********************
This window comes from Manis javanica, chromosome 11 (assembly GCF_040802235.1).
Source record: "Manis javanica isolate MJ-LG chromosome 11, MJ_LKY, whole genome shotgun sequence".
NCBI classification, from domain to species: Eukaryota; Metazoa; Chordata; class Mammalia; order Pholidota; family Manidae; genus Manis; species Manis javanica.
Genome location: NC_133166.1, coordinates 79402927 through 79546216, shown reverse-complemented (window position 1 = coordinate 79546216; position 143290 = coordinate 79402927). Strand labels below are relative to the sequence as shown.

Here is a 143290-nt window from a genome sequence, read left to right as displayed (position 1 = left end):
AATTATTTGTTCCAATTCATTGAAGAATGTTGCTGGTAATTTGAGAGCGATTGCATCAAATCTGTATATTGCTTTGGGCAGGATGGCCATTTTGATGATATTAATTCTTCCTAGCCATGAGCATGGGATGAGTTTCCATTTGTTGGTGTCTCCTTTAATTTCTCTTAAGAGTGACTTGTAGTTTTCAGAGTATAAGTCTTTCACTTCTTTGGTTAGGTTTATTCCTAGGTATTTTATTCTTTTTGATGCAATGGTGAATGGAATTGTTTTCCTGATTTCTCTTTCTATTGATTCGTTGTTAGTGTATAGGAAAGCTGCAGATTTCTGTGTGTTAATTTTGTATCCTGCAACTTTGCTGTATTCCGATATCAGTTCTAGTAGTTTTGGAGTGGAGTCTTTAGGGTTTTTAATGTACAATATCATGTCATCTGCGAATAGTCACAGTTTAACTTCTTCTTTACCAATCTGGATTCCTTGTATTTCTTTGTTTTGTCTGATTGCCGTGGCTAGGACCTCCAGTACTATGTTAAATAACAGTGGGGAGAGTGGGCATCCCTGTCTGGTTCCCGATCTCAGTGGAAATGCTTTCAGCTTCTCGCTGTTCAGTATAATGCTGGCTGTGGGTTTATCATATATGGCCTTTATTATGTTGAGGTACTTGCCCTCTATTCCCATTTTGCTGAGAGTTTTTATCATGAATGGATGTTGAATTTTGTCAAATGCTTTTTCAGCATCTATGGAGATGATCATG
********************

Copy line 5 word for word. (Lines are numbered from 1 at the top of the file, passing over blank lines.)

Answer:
Here is a 143290-nt window from a genome sequence, read left to right as displayed (position 1 = left end):